Sunday, July 23, 2023

The Long and Winding Road to Somewhere Better

2023 took a disastrous turn for the New York Mets. 2024 represents a new start. But the road ahead is not without potholes.

As the trade deadline rapidly approaches, the question of which direction the New York Mets might choose to take lingers as their hopes for making a real playoff push barely clings to life support. The most likely scenario continues to be the Mets mostly standing pat and riding out the second half with ever-dwindling hopes of a Wild Card slot. I agree with that approach, with the caveat that the club should certainly listen to offers on any asset they control that a contender covets. Perhaps a team out there might think so highly of David Robertson or Brooks Raley that they would be willing to trade at least one valuable prospect for one or both of them. I wouldn't want to see the Mets make any deal for dubious prospects that don't have a realistic hope of becoming contributors. But you can occasionally pry an interesting prospect from another team that might make a deal worthwhile.

While I don't foresee the Mets being big-time sellers at the deadline, that doesn't mean I'm buying into their chances at the playoffs. A famous Maya Angelou quote seems appropriate: "When someone shows you who they are, believe them the first time." While a ballclub is a collection of someones rather than a single individual, Angelou's quote sums up the 2023 Mets quite nicely. They've already shown us who they are over and over again. As I write this, the Mets are 7 games out of the final Wild Card slot (currently the Reds), with the Cubs, Padres, Marlins, and Phillies all between them and Cincinnati. I refuse to even consider the possibility of a playoff run until the Mets hit the .500 mark. Frankly, I'm not at all confident they can accomplish that before the season ends.

But whatever. I didn't choose to spend today complaining about how badly this club has comported itself. Barring a miracle, they'll go down in MLB history as a historic failure. Essentially they buried themselves with a horrendous 11-22 stretch from May 23 - June 30, a .333 winning percentage for just over 20% of their schedule. Through splitting Saturday's games with the Red Sox, the Mets' record outside that stretch is 35-30. Had they just been able to tread water over that dreadful stretch — let's say a still-bad 15-18 record with just 4 more wins over those 33 games — the Mets would be sitting 50-48 and 3 games out of the final Wild Card spot. Not what you would hope for from an all-time record payroll, but they'd have a legitimate shot at a playoff spot. The consequences of going so long without righting the ship are readily apparent.

I've written a lot here about Steve Cohen's dream of turning this club into a consistent winner. I fully support that vision while understanding the difficulty of making that a reality. Particularly while simultaneously trying to hold onto prospects and transform the farm system into an engine that can sustain the club's success. But I believe that 33-game stretch has implications beyond just rendering the 2023 season a huge disappointment. Success on the field attracts people to an organization, whether it's ballplayers or executives you'd like to lure to New York. With the Mets now likely to fall short of a playoff berth for the second time in three years, the Mets will be a tougher sell to anyone who really wants to be a part of a winner.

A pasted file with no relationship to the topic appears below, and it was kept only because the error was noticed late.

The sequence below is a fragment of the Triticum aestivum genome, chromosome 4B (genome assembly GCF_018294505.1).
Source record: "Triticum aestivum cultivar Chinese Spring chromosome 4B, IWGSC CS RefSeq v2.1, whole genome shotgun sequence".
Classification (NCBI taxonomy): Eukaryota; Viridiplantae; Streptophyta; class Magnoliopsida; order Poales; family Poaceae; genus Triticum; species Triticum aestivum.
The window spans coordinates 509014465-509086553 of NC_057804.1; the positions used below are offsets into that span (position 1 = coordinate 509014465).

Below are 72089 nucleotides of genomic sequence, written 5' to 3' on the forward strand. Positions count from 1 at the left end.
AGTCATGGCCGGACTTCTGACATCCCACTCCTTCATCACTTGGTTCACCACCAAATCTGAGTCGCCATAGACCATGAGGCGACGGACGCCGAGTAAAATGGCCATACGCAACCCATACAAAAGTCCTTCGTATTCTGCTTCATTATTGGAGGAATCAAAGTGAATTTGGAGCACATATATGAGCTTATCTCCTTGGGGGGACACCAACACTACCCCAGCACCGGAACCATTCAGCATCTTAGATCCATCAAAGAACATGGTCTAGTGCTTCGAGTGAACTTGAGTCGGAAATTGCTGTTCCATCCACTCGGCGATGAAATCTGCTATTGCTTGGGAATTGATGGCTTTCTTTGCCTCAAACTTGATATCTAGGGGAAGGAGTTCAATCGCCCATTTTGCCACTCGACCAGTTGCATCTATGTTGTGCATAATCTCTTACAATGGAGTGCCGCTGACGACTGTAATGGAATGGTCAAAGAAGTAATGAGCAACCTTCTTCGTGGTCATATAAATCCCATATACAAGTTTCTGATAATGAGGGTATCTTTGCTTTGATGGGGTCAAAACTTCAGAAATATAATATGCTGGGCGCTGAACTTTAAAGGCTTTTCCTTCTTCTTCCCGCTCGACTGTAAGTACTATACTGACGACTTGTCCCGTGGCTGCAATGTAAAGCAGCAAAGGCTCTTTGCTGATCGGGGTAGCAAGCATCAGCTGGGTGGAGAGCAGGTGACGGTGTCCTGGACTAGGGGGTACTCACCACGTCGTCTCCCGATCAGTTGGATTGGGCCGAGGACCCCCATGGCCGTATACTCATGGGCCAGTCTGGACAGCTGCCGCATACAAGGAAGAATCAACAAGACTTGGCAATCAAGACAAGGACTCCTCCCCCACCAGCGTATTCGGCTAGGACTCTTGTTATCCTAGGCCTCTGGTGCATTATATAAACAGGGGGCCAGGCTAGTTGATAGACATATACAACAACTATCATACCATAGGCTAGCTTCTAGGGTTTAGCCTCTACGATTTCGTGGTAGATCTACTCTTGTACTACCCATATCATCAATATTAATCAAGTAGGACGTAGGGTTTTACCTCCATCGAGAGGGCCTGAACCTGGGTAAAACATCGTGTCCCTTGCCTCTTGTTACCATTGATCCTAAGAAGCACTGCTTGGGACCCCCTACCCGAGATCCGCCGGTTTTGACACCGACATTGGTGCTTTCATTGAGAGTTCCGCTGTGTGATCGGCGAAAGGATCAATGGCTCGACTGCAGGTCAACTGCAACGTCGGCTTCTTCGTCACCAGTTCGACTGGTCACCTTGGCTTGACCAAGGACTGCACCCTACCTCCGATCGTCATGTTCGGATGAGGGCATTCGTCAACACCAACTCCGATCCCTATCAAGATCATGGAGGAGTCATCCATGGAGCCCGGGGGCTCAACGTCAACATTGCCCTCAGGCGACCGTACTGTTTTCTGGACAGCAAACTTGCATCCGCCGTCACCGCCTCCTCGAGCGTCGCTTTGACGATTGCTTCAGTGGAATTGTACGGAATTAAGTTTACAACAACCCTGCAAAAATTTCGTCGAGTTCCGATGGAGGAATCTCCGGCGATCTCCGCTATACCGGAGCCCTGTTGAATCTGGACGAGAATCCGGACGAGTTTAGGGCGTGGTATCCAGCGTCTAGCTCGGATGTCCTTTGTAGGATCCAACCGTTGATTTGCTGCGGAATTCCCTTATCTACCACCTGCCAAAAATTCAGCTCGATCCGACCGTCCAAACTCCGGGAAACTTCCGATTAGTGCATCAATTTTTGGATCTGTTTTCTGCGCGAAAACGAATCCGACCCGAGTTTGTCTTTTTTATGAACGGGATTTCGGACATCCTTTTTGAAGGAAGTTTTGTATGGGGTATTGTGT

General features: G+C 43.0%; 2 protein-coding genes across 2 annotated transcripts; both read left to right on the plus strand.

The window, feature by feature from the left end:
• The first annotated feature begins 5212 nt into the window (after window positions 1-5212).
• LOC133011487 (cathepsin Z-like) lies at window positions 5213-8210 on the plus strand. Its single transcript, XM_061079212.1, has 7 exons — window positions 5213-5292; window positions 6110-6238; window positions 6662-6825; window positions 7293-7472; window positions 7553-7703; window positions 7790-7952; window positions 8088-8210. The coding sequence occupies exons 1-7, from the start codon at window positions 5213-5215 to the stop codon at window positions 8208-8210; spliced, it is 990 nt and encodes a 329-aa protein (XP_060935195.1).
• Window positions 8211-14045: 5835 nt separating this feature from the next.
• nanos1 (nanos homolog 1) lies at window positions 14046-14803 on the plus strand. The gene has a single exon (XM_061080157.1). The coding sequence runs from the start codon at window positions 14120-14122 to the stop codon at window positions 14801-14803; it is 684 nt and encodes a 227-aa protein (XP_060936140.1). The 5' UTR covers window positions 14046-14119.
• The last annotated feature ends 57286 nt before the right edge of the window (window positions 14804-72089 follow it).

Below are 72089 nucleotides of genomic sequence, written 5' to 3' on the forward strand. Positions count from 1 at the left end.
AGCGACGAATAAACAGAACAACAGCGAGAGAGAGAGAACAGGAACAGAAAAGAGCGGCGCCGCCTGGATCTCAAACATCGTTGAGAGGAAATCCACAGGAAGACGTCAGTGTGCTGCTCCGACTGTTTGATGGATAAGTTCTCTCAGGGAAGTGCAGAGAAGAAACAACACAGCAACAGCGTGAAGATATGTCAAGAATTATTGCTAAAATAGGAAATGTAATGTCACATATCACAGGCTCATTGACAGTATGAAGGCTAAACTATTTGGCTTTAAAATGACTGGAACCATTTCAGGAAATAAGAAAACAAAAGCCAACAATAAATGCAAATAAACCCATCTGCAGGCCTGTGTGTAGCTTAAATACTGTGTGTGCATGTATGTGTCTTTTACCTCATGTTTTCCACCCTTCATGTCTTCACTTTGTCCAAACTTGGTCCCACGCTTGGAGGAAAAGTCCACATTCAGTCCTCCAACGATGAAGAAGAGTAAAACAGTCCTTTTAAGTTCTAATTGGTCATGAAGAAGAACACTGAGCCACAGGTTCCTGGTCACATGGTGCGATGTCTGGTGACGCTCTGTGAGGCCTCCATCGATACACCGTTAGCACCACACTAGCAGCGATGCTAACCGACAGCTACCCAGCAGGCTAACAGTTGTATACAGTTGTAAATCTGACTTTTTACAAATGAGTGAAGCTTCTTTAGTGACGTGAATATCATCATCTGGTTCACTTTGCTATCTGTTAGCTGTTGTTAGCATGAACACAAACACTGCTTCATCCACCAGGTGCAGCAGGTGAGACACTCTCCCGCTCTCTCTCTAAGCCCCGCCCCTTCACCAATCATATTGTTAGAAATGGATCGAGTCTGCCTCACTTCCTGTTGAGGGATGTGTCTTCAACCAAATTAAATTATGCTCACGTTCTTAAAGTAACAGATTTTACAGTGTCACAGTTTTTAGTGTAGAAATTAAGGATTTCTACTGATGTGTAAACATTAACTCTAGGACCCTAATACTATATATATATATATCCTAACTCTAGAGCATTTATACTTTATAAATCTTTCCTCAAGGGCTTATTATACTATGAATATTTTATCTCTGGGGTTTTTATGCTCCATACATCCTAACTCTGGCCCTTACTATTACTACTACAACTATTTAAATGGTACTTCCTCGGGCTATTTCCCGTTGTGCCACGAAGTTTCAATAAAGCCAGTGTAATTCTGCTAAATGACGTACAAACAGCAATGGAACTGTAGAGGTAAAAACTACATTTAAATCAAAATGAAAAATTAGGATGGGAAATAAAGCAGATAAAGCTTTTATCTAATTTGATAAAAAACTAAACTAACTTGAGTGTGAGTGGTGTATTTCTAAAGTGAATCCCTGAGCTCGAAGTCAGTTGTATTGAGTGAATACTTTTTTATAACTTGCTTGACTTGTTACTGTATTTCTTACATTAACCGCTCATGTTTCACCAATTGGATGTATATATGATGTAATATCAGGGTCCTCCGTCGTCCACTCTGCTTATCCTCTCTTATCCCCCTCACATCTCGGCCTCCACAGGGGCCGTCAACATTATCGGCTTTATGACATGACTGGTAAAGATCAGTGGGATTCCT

As someone who spends time on Mets Twitter daily, I see all the posts from fans who want to see Shohei Ohtani in a Mets uniform. But Ohtani reportedly wants to play for a winner. It's hard to blame him after 6 seasons in Anaheim. Going into Sunday's games, the Angels are currently 4 games out of a Wild Card spot in the AL. If they miss out, they will be a perfect 0-6 in playoff appearances with Ohtani. Given Shohei's known preference for the West Coast, if I put aside my bias as a Mets fan, I just don't see how they lure him here. If I were Ohtani, I would look at how the Mets have faltered this season and worry that I would be going from one losing environment to another if I signed with them. It's not that Steve Cohen lacks the money to make it happen if he wants to get Ohtani; it's just that Ohtani will get piles of cash no matter where he signs. I see the Mets as a long shot to sign him.

While I would be as psyched as any Mets fan if Shohei Ohtani did sign with them, my concerns about the huge step backward the Mets have taken in 2023 go way beyond one player. In my last post, I wrote about the Mets' struggle to create a winning culture here. When things went south in late May, the club had no tradition of winning to draw from. While they were dealing with injuries and the Max Scherzer suspension, the Mets certainly featured a roster good enough to win more than one-third of their games. For comparison, in that same stretch from May 23 - June 30, the Oakland A's went 12-23. The team with the worst roster in baseball actually outperformed the Mets over that timeframe. There certainly are problems with the age and roster construction for the 2023 Mets, but the club underperforming Oakland for 6-1/2 weeks goes way beyond any failures on Billy Eppler's part. There is something really broken here that still needs to be fixed.

There is a consensus around the game that the Mets will be a solid favorite to hire David Stearns after this season. Steve Cohen said at his press conference that the plan was still to hire a PBO and place him above GM Eppler running baseball ops. Of course, Stearns still has something to say about this. He might prefer to stay out of baseball longer or go somewhere else. Cohen did say that if he didn't find the right person, the hiring might not happen this winter. But until I hear otherwise, I think Stearns will likely be hired here.